His shirt drenched in sweat, Paul Silas stood speechless in the Charlotte Hornets' locker room at 10:57 p.m. last Friday, shrugging his immense shoulders. The Hornets' coach was at a loss to describe what had just happened, and on the television in the corner behind him, Miami Heat coach Pat Riley struggled to come to terms with it as well. With a 94-79 victory over the Heat at the Charlotte Coliseum, the Hornets had become only the fourth lower-seeded team in NBA playoff history to sweep a series, and this one was by far the most lopsided. Charlotte's average margin of victory in the three games, including a pair of road wins, was 22.3 points. "It was no contest," Riley said on TV. "It's a feeling of being outplayed, outcoached, out-everythinged."
Outcoached? That admission sparked a grin from the 57-year-old Silas, whose relationship with Riley has been strained since 1991-92, when he worked for Riley as a New York Knicks assistant. Silas felt that Riley didn't give him enough responsibility that season and viewed him as lazy. Until Charlotte hired him late in the 1998-99 season, Silas hadn't held an NBA head coaching job for 16 years, and he believes that Riley disparaged his work ethic around the league. "That always came out anonymously, but I know who started it," says Silas. "I'm still so offended by that. I tried to erase that stigma for a lot of years." ( Riley denies that he ever ripped Silas. "That's absolutely untrue," he says. "I have too much respect for the man.") For the record, the two didn't shake hands after the series.
The differences between Silas and Riley are all too apparent for small forward Jamal Mashburn, who was traded by Miami to Charlotte as part of a nine-player deal last August. Mashburn went from a coach who began the playoffs with a league-record 155 postseason wins to a coach who had one. He also went from a control freak to a guy who last week polled his players on ways to beat the Heat. " Coach Silas treats you like a person, not just a player," Mashburn says. "In Miami, I felt nobody cared what I thought as long as I produced."
Few prognosticators gave Silas's squad, the No. 6 seed in the Eastern Conference, much of a chance against the third-seeded Heat, a team determined to avoid first-round elimination for the third time in four years. After all, the Hornets had won only two playoff series in their 13-year history, had bickered through a 4-9 stretch late in the season and, since March 24, had gone winless in five games against teams in this year's playoffs. If that weren't enough, Miami would be buoyed by center Alonzo Mourning, whose late-season comeback from a life-threatening kidney disease was the year's feel-good story. If focal glomerulosclerosis couldn't stop Mourning, what hope did the Hornets have?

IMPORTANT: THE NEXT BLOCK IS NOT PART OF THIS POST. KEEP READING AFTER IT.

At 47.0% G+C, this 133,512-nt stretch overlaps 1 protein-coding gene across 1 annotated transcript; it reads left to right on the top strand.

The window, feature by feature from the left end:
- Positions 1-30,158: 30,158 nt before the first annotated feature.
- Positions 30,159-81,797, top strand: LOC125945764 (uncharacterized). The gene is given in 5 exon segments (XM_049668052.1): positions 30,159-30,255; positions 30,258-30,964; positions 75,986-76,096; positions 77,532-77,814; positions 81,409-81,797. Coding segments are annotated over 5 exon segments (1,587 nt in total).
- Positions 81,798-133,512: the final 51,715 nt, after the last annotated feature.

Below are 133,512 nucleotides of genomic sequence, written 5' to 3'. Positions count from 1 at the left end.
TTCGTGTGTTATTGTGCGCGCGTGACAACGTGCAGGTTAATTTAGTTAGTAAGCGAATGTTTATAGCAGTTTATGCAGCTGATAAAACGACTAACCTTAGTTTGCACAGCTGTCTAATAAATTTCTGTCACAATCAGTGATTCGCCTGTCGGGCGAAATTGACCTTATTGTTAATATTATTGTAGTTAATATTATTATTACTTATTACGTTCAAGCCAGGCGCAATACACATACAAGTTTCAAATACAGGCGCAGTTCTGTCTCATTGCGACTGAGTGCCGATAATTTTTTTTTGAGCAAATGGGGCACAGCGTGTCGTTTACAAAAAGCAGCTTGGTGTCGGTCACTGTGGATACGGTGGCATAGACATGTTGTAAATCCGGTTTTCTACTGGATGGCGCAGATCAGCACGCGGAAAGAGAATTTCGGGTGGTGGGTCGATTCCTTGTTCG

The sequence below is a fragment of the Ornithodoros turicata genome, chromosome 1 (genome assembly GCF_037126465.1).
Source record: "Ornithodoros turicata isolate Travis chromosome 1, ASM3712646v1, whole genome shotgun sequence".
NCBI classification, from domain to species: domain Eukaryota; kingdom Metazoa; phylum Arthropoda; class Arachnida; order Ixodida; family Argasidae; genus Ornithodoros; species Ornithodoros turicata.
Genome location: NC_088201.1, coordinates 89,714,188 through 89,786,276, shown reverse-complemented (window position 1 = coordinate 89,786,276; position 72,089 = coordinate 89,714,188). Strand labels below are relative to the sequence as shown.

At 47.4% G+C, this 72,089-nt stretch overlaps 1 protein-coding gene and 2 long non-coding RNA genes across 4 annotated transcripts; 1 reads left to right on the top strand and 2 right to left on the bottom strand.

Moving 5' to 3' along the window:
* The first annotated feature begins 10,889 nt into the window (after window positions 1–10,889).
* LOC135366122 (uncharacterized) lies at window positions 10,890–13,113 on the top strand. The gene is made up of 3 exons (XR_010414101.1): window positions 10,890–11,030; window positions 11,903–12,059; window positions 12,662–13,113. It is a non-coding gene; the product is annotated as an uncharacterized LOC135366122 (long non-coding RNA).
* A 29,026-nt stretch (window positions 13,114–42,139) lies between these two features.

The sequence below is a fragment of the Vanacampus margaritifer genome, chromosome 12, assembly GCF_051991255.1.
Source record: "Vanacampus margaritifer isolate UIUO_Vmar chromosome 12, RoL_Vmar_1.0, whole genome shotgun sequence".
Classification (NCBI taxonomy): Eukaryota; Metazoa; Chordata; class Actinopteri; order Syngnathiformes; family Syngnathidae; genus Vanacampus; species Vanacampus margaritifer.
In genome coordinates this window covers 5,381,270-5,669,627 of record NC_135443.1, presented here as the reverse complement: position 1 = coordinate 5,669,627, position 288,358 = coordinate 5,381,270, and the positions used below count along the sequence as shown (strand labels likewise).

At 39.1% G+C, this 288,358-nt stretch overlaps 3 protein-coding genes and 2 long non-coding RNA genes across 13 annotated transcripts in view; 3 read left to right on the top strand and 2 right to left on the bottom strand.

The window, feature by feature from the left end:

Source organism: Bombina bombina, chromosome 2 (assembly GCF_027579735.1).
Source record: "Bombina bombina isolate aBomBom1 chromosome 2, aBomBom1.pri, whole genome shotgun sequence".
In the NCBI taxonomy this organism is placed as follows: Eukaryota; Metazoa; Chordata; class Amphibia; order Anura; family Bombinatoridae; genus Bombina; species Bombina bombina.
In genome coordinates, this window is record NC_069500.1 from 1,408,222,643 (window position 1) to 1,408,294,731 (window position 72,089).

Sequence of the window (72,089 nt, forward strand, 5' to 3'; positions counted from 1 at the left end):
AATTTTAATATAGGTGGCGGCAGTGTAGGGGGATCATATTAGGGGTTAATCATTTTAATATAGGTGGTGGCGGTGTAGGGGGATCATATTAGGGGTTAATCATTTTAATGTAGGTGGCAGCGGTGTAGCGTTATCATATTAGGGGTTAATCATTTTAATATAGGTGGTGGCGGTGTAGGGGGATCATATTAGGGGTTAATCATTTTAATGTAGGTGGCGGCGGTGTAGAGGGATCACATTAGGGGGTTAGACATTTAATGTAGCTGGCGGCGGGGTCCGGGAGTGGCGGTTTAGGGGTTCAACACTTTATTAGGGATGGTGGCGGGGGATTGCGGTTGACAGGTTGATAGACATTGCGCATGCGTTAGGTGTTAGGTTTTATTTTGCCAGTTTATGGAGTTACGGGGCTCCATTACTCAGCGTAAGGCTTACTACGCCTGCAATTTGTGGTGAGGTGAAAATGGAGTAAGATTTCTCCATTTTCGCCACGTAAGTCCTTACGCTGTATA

Sensing his club's endangered status, Mashburn devised a counterattack. Headbands! The point was that the Hornets would "band together," but the idea also served as a subtle jab at Riley, who would never permit such a gimmick. "The headbands certainly aren't comfortable or flattering," said Hornets guard David Wesley, who averaged 16.7 points on 54.5% shooting in the series, "so they'd better unite us."
The laid-back Silas didn't learn about his troops' new attire until a few hours before Game 1. "You never know what will motivate players," Silas said, "but the whole thing is sort of cute, isn't it?"
Accessorized with black headbands, the Hornets opened the series by routing the Heat 106-80 in Miami. Two days later Charlotte went on a 24-5 run to start the third quarter on the way to a 102-76 wipeout. Silas ratcheted up the tempo to wear down the older, slower Heat, who turned the ball over 40 times in the first two games. Using his taller front line of 6'11" Elden Campbell, 6'11" P.J. Brown and the 6'8" Mashburn to maximum advantage, Silas also doubled any player trying to post up, enticing the Heat's suspect perimeter shooters to fire away. (In its home losses, Miami hit only 11 of 40 threes.) As the Heat was scoring seven points in the third quarter of Game 2, a record for playoff futility, Silas turned to his three assistants and said, "Can you believe what we're watching?" In consecutive games Miami endured its two worst losses of the season and its two worst home playoff defeats ever.
While racking up 50 points in the two games, the normally placid Mashburn talked smack to Miami point guard Tim Hardaway and once responded to Heat hecklers with a throat-slashing gesture. "Mash took a lot of the blame for Miami's last three disappointing postseasons, and he developed a big chip on his shoulder," says Brown, who also came to Charlotte in the August trade. "He won't admit it, but sweeping the Heat is sweet revenge."
Meanwhile, Charlotte's second-year point guard, Baron Davis, scored a total of 40 points in the opening two wins while running circles around Hardaway, who was hobbled by a bruised left foot. Growing up, Davis idolized Hardaway and wore the sneakers he endorsed. A dedicated student of the game, the 6'3", 212-pound Davis struggled as a rookie out of UCLA, but he has since pored over lots of video, studying how Hardaway uses his strength to ward off defenders in the lane, how John Stockton manipulates opponents in a half-court set and how Magic Johnson commanded the fast break. "Baron's like those players in the way that he's aware of everything happening on the court," Silas says. "His development is like the rehearsal of a play. He spent some time stumbling around and forgetting his lines, and then all of a sudden, in these playoffs, he's nailed it."
Davis is now a confident leader who averaged 13.8 points and 73 assists this season. "I see this series as a coming-out party for me," the 22-year-old Davis says. "I'm getting a chance to show the nation how much I've grown up in the last 12 months."